Articles filed under Structural Failure from Canada
Residents living near the Sumac Ridge Wind Farm say a damaged blade isn’t the only thing that’s been left blowing in the wind. The are fed up with the dangling piece of metal hitting the turbine and making a loud banging noise for the past two weeks. They are calling on the owners to repair it immediately saying it’s causing headaches and keeping then up at night.
A 5,400-kilogram blade on a wind turbine exploded and shredded near Pontypool in the City of Kawartha Lakes on Saturday morning. Officials are investigating after a wind turbine in the City of Kawartha Lakes was heavily damaged on the weekend.
KAWARTHA LAKES-Neighbours of the Sumac Ridge Wind farm on Wild Turkey Road say they heard a grinding sound followed by a loud explosion this morning. When they looked out they saw one of the blades on a turbine was shredded.
With large chunks of burning nacelle components and melting fibreglass blades falling from 80 metres above, there wasn’t much the West Pubnico Fire Department could do when a wind turbine fire was reported the afternoon of March 15.
Firefighters were at the scene quickly but could do little to battle the flames, West Pubnico fire Chief Gordon Amiro said. When the blades turn, the tips are more than 100 metres in the air — too high to fight the fire from the ground.
Firefighters were unable to get close enough to put the fire out directly because of the turbine's height and movement of the blades -- and it couldn't be turned off with the gearbox on fire. "It was too dangerous to get close to it," Amiro said. "Because of the length of the blades and the blades were turning, you didn't know where they were going to go when they fell."
"We couldn't get nowhere near because the blades was still turning, so, and pieces was breaking off the blades," he said. "So if a piece was to fall off, it would go a long ways with the wind and that. So it wasn't safe to go nowhere near the tower at all."
The city is dismantling a series of recently-erected 10-metre-high wind turbines along the Lake Ontario shoreline amid fears they could fall on beachgoers.
A Huron Wind Vestas V80 1.8MW turbine was damaged by high winds off Lake Huron north of Tiverton on May 4, 2018. A worker at a neighbouring facility captured the image of the tip of the turbine blade broken and dangling from the structure.
A single faulty blade is being blamed for a wind turbine collapse that occurred in Raleigh Township earlier this year.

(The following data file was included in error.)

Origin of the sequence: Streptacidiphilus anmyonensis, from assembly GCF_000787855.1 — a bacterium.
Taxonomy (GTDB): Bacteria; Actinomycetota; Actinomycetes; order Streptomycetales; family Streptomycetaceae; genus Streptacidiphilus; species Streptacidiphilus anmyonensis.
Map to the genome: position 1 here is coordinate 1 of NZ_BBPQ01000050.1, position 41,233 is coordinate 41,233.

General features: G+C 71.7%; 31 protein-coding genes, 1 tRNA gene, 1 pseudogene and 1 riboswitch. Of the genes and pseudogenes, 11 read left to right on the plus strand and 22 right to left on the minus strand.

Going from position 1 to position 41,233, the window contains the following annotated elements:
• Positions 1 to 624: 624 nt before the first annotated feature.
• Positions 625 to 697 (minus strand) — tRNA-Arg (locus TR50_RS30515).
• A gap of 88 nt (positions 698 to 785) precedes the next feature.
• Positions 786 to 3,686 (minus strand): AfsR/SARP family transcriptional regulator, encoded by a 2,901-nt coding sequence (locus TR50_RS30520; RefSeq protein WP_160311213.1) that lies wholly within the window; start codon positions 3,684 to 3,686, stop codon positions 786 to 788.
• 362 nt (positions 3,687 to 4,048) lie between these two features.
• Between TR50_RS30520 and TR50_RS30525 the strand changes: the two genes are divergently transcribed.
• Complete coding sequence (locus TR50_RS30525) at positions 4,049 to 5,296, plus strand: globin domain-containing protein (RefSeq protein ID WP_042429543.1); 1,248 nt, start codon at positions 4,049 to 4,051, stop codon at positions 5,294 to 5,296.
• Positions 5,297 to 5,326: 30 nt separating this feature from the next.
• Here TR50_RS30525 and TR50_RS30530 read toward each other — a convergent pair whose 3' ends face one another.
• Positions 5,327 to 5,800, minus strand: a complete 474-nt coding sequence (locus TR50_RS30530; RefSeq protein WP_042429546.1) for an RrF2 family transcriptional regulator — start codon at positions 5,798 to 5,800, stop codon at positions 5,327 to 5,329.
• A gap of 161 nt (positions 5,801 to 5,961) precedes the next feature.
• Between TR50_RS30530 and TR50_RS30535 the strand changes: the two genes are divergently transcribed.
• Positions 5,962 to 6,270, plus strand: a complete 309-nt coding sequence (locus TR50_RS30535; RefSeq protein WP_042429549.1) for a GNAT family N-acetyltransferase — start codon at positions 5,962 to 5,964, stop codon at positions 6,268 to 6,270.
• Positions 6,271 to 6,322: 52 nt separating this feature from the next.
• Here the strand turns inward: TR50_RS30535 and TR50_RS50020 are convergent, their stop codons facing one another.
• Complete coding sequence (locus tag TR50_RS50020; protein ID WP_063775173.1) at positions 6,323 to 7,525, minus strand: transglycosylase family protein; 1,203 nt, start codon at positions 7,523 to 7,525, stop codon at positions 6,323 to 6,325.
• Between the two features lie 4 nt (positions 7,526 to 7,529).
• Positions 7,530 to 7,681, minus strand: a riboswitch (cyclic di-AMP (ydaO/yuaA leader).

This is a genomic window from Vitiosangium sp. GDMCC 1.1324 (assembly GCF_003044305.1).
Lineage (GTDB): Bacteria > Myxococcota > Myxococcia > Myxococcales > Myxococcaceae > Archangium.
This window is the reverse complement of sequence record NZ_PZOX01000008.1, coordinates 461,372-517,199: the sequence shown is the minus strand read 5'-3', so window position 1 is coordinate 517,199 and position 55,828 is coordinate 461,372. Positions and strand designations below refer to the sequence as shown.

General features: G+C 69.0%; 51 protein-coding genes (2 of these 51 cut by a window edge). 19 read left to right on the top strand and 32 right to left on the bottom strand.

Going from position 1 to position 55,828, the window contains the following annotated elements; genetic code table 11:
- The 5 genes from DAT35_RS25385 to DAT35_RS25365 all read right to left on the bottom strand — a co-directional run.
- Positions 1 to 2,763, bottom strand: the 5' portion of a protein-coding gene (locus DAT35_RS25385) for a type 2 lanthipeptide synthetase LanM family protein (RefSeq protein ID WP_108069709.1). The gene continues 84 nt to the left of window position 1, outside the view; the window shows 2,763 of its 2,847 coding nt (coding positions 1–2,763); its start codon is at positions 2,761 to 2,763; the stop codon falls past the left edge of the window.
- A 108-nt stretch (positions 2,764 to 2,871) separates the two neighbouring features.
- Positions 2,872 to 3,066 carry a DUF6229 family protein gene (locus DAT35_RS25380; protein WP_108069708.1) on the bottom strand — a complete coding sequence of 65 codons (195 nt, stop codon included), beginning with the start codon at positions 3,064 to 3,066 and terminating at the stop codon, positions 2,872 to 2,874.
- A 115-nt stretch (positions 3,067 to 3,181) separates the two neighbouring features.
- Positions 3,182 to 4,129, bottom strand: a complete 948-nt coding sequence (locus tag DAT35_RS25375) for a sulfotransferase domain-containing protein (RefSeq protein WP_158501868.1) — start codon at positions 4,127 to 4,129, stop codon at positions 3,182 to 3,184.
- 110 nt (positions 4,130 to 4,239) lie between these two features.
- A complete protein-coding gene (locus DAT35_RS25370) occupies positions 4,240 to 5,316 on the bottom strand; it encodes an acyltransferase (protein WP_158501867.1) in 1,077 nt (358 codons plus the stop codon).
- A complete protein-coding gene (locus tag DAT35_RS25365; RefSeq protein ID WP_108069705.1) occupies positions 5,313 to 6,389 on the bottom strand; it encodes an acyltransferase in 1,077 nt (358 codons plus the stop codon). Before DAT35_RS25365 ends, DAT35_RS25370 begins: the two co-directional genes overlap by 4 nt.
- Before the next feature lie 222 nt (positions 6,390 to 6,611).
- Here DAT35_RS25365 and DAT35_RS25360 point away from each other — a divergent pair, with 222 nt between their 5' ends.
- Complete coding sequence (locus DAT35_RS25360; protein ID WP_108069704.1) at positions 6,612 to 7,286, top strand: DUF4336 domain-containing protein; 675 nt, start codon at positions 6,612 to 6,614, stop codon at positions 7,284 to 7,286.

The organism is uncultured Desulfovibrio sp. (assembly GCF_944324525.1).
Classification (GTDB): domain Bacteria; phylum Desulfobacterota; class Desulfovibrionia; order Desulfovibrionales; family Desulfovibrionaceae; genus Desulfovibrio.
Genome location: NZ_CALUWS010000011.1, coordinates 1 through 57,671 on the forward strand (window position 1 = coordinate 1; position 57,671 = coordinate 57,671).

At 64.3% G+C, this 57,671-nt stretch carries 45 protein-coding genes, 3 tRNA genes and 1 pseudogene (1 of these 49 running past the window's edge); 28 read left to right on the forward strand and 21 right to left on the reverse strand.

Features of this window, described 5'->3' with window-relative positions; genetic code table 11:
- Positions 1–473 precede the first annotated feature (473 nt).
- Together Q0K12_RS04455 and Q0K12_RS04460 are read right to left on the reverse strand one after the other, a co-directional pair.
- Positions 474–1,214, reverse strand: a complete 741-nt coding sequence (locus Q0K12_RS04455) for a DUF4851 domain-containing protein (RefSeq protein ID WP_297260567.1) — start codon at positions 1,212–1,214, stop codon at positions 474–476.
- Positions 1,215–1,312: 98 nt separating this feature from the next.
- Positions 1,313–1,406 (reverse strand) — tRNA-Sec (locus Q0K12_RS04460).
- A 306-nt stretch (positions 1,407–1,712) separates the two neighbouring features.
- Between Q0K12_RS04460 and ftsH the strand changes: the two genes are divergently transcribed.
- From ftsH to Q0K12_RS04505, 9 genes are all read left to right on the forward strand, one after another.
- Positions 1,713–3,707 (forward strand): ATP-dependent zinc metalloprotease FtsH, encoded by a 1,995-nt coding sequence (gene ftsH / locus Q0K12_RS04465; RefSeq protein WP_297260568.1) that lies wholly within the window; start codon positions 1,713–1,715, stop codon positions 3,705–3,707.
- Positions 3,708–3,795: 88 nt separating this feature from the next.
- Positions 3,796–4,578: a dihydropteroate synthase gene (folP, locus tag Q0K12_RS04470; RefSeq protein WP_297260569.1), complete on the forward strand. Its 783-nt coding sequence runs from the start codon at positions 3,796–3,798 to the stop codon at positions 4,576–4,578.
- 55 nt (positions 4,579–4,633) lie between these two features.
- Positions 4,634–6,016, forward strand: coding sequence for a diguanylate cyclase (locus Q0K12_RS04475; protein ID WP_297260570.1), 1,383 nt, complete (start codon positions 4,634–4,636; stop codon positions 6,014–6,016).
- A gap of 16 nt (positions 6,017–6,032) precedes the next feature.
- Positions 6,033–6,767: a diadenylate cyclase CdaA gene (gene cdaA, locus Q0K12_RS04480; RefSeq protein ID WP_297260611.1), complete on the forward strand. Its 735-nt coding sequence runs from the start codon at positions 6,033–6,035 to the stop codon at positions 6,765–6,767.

TerraForm Power said 22 of its 52 turbines are back online
Vern Martin, a mechanical engineer and vice-president of Flowcare Engineering consulting company in Cambridge, Ont., believes a blade may have malfunctioned and struck the column, causing it to buckle. "That ... has actually been recorded as occurring before in some of these other failures," explained Martin.
A company in Chatham-Kent, Ont. has shut down all 51 of its wind turbines as a precaution until an investigation reveals what caused one of the turbines to collapse last Friday. The turbine in Raleigh Township, near the corner of Drake Road and the 16th Line, collapsed on itself.
The toppled turbine was discovered by a hunter scouting for coyotes early this morning in Harwich Township, according to The Blenheim News Tribune. The huge turbine blades and motor assembly crashed to the ground and the support structure appear to be folded in half.
No injuries were reported after a wind turbine in South Kent collapsed early this morning, causing a huge outcry of concern from the public on social media.
WindShare's own blog about the Exhibition Place turbine shows it has been plagued with problems over the past five years. The issues began after the turbine's main bearing was replaced in 2011. ...A series of what the operators called "cascading faults" took the turbine off line from the summer of 2012 until March 2013.
Enercon's email did not elaborate on the hub's damage. However, documents from the Labour Department regarding a subsequent stop-work order said a hub assembly was damaged in a "bearing failure" in March 2016. On Aug. 17, workers tested the turbine's lightning-protection system, which required positioning the blades so they pitched into the wind.
Lotta Schmidt said “a combination of factors” led to the collapse, but despite being asked several times to specify what those factors were she declined to elaborate. “The fact that it’s not a design or a technical issue allows us to be confident that it’s not something that can happen at other sites.
"If it's too windy, then maybe it's not the right place for it [the turbine]," said Doreen Aucoin. "Because it is close to houses and I imagine the people up the hill ... they must have been scared because it was right near to their house."
The province’s energy minister says setback regulations are in place to protect the public and neighbouring landowners should wind turbines fall, as has happened twice in Cape Breton in the past five months.